In a historically and exclusively white institution like the Royal Family, it would be naive to disregard the impact of being the first non-white duchess in her subsequent media treatment. This treatment may occasionally manifest itself as obvious and overt racism. For example, the girlfriend of the right-wing United Kingdom Independence Party (UKIP) stated that Markle had “tainted” the Royal Family. However, the latent racism and dog whistles present in the media when discussing Markle are equally dangerous, with some tabloids referring to her as having “exotic DNA or being “straight outta Compton.”

Still, as a biracial woman, Markle has undoubtedly benefited from her proximity to whiteness and white beauty standards — whether through a lighter skin tone or straighter hair deemed more “palatable” to the general public. Given the legacy of the segregation-era “one-drop rule,” it is still commonplace to group all individuals with varying degrees Black ancestry under one umbrella. However, grouping biracial women like Markle with darker-skinned Black women ignores colourism, contributing to the varying degrees of privilege within the Black community. In her 2017 article, “The Problem With Calling Meghan Markle the “First Black Princess,” Elaine Musiwa explains the importance of engaging with the concept of colourism, especially when discussing Markle’s relationship with the media. To some extent, addressing Markle as the “First Black Princess” overlooks the ways in which her experiences differ from those of darker-skinned Black women who may not entirely identify with her — and it isn’t fair to Markle either. As the daughter of a Black mother and white father, she recalls being confused about her identity from a young age, often struggling to “pick a box” of either “Black” or “white” on US census questionnaires. This erasure of Markle’s biracial identity has continued throughout her life and is executed against her will, both at the hands of the press and lingering segregation-era constructs.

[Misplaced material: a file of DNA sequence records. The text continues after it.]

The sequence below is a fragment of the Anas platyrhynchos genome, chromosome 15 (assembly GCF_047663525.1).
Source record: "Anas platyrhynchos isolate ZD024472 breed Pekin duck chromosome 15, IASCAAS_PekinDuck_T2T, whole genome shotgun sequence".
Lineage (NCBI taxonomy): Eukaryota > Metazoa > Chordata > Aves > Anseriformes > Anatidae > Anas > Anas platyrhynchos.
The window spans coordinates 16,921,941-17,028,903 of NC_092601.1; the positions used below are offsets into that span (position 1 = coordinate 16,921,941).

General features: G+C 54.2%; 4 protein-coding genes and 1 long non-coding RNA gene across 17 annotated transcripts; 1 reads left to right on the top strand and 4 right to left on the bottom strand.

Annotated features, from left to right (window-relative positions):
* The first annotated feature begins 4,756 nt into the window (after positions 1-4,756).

Racist remarks and dog whistles are in no way exclusive to the Royal Family but apply largely to all non-white women in positions of power and historically white institutions. The first Black MP in the UK, Diane Abbott, receives disproportionate abuse relative to her colleagues with similar ideological viewpoints. Amnesty International found that Abbott received “almost half of all abusive tweets sent to female MPs during the 2018 General Election while estimating that Black women in journalism and politics were “84 per cent more likely than white women to be mentioned in abusive tweets.” This example shows that no matter how much economic or societal privilege one accumulates, existing as a Black or biracial woman in white spaces, which are inherently discriminatory towards People of Color, also means living with a target on your back. As Afua Hirsch stated in the New York Times: “in this society racism will still follow you.”

Diane Abbott, the first Black female MP as well as MP for the UK Labour Party, receives a disproportionate amount of hate speech and death threats compared to any other MP. “Diane Abbott Opposes Austerity” by Jas?n, licensed under CC BY-NC 2.0